GST Council Offers More Time, Cuts Interest On Returns Filed Late
Finance Minister Nirmala Sitharaman in GST Council meeting in North Block through Video Conference on 12th June. (Source: Finance Ministry)

GST Council Offers More Time, Cuts Interest On Returns Filed Late

Small businesses won’t have to pay late fee and will be charged interest at half the rate for filing past returns after the extended deadline. And they also got more time to make the latest filings.

Businesses with a turnover of up to Rs 5 crore can file tax returns for May-July till September in a staggered manner, Finance Minister Nirmala Sitharaman told reporters after the GST Council meeting on Friday. No late fee or interest will be charged if the summary GSTR-3B returns are filed by September.

Earlier, the GST Council had allowed small businesses to file February-April returns by July 6. They won’t be charged a late fee and will have to pay interest at 9%, instead of 18%, if they file returns after the deadline and till Sept. 30.

The decisions of the GST Council are aimed at easing burden of businesses facing hurdles because of the Covid-19 crisis.

MS Mani, a partner at Deloitte India, however, said the government should provide compliance relief to businesses even beyond September. The primary focus now should be on business revival and working capital management, he said.

The GST Council also accepted the long-pending demand to waive late filing fee for returns not filed since July 2017 when the new indirect tax regime was rolled out.

Businesses having no tax liability between July 2017 and January 2020 won’t have to pay the late fee if they file returns till Sept. 30, Sitharaman said after the 40th meeting of the GST Council. The fee is capped at Rs 500 for every return for those who have a pending liability for this period, she said.

Many taxpayers hadn’t filed returns since July 2017 and that was a stumbling block for them to regularise their compliances, said Parag Mehta, partner at NA Shah Associates. But this will surely pinch those who have paid substantial late filing fees till date, Mehta said.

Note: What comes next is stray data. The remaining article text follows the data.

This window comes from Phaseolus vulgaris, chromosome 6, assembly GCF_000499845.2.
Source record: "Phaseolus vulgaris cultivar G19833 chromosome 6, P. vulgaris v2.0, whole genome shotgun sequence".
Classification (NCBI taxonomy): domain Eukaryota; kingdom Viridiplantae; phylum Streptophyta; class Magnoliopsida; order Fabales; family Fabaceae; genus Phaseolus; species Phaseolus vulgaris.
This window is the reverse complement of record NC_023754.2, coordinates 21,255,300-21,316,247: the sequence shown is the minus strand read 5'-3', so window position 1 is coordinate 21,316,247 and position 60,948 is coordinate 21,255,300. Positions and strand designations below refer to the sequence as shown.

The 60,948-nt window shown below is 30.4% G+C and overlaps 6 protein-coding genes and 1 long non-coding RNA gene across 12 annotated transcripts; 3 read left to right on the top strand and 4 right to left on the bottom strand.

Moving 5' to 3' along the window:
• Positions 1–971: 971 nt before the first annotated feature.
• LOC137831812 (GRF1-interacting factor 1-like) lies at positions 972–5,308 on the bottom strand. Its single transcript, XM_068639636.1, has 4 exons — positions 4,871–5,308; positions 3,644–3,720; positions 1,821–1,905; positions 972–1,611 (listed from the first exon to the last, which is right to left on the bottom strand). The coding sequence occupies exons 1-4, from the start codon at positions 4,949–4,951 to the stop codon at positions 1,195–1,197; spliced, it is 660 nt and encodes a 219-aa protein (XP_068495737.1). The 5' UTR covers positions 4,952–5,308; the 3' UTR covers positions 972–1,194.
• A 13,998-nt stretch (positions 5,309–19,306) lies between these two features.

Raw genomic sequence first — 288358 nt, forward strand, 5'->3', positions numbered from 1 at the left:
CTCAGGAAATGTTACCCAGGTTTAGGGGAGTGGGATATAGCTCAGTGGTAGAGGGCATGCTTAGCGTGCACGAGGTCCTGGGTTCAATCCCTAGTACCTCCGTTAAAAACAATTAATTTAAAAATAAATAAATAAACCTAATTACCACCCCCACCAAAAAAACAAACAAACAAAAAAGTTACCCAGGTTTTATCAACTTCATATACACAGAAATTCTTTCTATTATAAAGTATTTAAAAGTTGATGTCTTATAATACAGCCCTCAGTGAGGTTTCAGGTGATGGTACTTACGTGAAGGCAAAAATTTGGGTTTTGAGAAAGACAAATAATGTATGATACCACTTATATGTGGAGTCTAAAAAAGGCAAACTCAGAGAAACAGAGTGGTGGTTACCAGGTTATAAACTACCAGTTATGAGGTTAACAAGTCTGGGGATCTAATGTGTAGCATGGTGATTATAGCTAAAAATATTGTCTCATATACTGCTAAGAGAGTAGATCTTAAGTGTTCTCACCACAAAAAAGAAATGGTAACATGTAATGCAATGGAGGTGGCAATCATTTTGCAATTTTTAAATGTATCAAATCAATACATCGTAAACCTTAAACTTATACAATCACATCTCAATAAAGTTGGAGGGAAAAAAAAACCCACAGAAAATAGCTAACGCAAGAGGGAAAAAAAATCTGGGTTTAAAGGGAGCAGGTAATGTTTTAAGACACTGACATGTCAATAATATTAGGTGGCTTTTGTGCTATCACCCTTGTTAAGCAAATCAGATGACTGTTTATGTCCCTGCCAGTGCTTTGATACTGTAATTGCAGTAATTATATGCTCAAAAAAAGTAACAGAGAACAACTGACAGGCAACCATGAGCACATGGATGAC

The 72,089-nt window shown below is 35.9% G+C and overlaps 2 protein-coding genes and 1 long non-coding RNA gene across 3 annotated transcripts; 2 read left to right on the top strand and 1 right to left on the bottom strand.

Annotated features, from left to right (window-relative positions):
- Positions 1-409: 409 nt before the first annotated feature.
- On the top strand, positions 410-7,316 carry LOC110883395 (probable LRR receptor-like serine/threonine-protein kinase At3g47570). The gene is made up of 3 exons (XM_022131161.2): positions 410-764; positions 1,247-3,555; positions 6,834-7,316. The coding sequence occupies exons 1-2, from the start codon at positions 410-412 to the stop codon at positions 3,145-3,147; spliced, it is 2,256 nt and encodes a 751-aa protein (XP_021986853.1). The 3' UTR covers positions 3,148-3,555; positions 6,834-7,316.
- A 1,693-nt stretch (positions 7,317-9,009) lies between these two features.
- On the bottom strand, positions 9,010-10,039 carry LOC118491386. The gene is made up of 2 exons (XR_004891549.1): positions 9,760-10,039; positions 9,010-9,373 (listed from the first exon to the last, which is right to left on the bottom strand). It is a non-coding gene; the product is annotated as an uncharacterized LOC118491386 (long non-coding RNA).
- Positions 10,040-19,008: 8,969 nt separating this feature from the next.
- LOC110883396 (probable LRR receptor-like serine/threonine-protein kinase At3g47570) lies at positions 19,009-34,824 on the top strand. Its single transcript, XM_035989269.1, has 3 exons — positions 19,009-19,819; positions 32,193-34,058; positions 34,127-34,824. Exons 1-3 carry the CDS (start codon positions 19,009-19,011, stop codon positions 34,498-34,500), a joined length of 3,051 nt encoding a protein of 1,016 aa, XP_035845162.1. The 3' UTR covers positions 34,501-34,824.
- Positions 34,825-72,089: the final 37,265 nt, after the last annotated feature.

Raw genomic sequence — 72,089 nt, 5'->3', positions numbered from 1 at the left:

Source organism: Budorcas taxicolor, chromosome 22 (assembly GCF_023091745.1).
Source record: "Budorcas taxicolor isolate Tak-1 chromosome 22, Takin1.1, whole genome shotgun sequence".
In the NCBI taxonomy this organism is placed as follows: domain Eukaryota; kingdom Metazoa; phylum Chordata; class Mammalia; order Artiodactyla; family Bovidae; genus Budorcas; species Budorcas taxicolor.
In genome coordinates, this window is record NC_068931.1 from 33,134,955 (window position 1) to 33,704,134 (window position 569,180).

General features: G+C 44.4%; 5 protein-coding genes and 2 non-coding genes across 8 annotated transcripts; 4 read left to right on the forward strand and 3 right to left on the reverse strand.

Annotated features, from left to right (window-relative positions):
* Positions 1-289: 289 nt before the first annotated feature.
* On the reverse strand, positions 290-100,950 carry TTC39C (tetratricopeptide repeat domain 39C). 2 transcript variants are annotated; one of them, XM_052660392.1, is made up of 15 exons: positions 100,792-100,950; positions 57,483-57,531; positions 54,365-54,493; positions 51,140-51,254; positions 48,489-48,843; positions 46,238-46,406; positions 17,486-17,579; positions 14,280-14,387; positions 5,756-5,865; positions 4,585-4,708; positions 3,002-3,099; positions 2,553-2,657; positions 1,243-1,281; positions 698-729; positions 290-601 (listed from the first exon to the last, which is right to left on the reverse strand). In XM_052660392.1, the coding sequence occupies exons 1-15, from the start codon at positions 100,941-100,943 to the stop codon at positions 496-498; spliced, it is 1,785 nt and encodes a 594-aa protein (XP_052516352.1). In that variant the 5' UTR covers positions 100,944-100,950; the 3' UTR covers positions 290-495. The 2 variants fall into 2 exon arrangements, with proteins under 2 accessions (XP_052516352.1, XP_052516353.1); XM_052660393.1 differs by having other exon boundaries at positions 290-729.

The GST Council also approved a one-time extension for businesses to revoke cancellation of their GST registration. They can apply up to Sept. 30 in cases where the registration was cancelled till June 12, 2020.

Low Tax Collections

The GST Council is looking to correct the inverted duty structure—tax levied on inputs is higher than the tax on finished product—on footwear and textiles, and a decision will be taken in subsequent meetings, Sitharaman said. Inverted duty structure is leading to higher amount of refunds, she said.

Tax collection for two months when lockdown was imposed—April and May—were in the range of 45% of the usual level, Sitharaman said answering a query.

Revenue Secretary Ajay Bhushan Pandey, however, said that these are not final figures. “As return filing due dates have been extended, we will get a correct picture of the total amount of tax collected in April, May and June only after the last day (for the payment of tax).”

The GST compensation to states—making up for the shortfall in subsumed taxes under GST at 14% annual growth rate—will be significantly high from March-May due to low tax collections during the nationwide lockdown. Last week, the central government released Rs 36,400 crore in compensation to states for the December-February period.

In July, there will be meeting held to exclusively discuss compensation to states, the Finance Minister said. The agenda will be to discuss borrowing of funds in order to compensate states, and who will pay it back.

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